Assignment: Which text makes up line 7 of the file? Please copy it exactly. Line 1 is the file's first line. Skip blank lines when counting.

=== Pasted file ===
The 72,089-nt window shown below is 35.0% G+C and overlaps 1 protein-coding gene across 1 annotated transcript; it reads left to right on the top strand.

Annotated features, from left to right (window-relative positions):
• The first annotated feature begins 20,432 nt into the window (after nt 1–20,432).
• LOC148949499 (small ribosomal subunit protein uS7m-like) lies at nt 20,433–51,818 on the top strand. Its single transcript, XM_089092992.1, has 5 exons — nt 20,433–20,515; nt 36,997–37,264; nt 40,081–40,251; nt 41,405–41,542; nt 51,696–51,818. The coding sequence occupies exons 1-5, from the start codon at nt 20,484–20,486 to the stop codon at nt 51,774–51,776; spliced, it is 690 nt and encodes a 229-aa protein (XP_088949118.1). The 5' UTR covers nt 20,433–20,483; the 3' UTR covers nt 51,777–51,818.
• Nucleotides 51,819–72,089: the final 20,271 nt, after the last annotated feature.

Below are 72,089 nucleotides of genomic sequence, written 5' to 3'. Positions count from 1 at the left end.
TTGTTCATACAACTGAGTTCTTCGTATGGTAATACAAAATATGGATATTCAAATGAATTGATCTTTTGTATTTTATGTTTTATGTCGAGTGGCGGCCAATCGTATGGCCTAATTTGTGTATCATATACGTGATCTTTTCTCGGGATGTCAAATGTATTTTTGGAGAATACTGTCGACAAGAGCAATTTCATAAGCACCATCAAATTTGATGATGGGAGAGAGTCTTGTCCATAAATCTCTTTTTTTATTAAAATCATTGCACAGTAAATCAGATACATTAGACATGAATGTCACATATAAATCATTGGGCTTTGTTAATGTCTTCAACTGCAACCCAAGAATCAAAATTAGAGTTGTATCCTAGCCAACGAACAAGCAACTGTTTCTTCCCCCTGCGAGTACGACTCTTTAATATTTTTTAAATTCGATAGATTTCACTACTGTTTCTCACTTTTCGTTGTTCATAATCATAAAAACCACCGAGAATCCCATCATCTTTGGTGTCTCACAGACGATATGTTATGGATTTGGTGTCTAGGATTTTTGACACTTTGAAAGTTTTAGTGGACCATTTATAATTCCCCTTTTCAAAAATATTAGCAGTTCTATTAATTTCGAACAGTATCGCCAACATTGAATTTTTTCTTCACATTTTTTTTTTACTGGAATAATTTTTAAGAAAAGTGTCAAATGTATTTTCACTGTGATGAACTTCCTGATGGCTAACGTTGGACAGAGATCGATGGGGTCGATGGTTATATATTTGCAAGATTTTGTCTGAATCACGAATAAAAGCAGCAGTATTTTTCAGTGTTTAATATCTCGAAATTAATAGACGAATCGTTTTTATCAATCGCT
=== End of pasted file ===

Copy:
TTGTTCATACAACTGAGTTCTTCGTATGGTAATACAAAATATGGATATTCAAATGAATTGATCTTTTGTATTTTATGTTTTATGTCGAGTGGCGGCCAATCGTATGGCCTAATTTGTGTATCATATACGTGATCTTTTCTCGGGATGTCAAATGTATTTTTGGAGAATACTGTCGACAAGAGCAATTTCATAAGCACCATCAAATTTGATGATGGGAGAGAGTCTTGTCCATAAATCTCTTTTTTTATTAAAATCATTGCACAGTAAATCAGATACATTAGACATGAATGTCACATATAAATCATTGGGCTTTGTTAATGTCTTCAACTGCAACCCAAGAATCAAAATTAGAGTTGTATCCTAGCCAACGAACAAGCAACTGTTTCTTCCCCCTGCGAGTACGACTCTTTAATATTTTTTAAATTCGATAGATTTCACTACTGTTTCTCACTTTTCGTTGTTCATAATCATAAAAACCACCGAGAATCCCATCATCTTTGGTGTCTCACAGACGATATGTTATGGATTTGGTGTCTAGGATTTTTGACACTTTGAAAGTTTTAGTGGACCATTTATAATTCCCCTTTTCAAAAATATTAGCAGTTCTATTAATTTCGAACAGTATCGCCAACATTGAATTTTTTCTTCACATTTTTTTTTTACTGGAATAATTTTTAAGAAAAGTGTCAAATGTATTTTCACTGTGATGAACTTCCTGATGGCTAACGTTGGACAGAGATCGATGGGGTCGATGGTTATATATTTGCAAGATTTTGTCTGAATCACGAATAAAAGCAGCAGTATTTTTCAGTGTTTAATATCTCGAAATTAATAGACGAATCGTTTTTATCAATCGCT